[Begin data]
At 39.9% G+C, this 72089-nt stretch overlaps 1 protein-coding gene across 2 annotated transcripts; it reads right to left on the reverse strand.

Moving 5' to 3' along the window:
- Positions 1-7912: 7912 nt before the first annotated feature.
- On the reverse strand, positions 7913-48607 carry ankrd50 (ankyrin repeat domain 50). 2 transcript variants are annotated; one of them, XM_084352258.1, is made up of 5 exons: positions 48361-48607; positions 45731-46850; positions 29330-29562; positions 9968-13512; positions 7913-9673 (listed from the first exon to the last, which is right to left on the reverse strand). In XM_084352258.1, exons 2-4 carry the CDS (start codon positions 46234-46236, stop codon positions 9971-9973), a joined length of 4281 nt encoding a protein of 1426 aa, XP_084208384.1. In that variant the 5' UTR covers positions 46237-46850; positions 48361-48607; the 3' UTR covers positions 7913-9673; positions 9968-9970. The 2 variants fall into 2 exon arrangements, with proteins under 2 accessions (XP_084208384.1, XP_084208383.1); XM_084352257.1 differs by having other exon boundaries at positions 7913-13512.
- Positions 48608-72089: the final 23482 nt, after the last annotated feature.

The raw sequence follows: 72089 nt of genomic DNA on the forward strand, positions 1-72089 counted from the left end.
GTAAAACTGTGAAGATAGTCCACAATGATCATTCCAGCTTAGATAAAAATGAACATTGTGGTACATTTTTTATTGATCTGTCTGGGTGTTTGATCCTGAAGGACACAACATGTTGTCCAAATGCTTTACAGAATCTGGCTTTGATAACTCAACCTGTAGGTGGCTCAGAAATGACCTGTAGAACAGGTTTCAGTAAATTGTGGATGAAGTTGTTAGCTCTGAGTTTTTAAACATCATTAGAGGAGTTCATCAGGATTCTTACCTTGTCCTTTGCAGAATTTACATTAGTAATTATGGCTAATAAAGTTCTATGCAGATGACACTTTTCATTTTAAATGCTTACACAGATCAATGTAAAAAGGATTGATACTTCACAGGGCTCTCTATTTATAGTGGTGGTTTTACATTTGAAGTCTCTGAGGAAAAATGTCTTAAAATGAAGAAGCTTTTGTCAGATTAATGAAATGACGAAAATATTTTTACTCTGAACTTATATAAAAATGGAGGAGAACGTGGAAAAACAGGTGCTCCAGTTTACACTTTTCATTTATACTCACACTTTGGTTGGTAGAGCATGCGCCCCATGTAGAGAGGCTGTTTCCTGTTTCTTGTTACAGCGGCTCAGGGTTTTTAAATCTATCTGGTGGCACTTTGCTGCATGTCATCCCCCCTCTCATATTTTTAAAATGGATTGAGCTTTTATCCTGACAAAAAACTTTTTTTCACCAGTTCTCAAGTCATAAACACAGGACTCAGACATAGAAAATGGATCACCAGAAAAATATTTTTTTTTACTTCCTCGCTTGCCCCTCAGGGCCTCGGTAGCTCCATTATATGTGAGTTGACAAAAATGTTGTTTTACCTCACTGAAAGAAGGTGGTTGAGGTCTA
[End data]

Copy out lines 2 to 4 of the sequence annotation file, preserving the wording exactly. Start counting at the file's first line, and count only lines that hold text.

Moving 5' to 3' along the window:
- Positions 1-7912: 7912 nt before the first annotated feature.
- On the reverse strand, positions 7913-48607 carry ankrd50 (ankyrin repeat domain 50). 2 transcript variants are annotated; one of them, XM_084352258.1, is made up of 5 exons: positions 48361-48607; positions 45731-46850; positions 29330-29562; positions 9968-13512; positions 7913-9673 (listed from the first exon to the last, which is right to left on the reverse strand). In XM_084352258.1, exons 2-4 carry the CDS (start codon positions 46234-46236, stop codon positions 9971-9973), a joined length of 4281 nt encoding a protein of 1426 aa, XP_084208384.1. In that variant the 5' UTR covers positions 46237-46850; positions 48361-48607; the 3' UTR covers positions 7913-9673; positions 9968-9970. The 2 variants fall into 2 exon arrangements, with proteins under 2 accessions (XP_084208384.1, XP_084208383.1); XM_084352257.1 differs by having other exon boundaries at positions 7913-13512.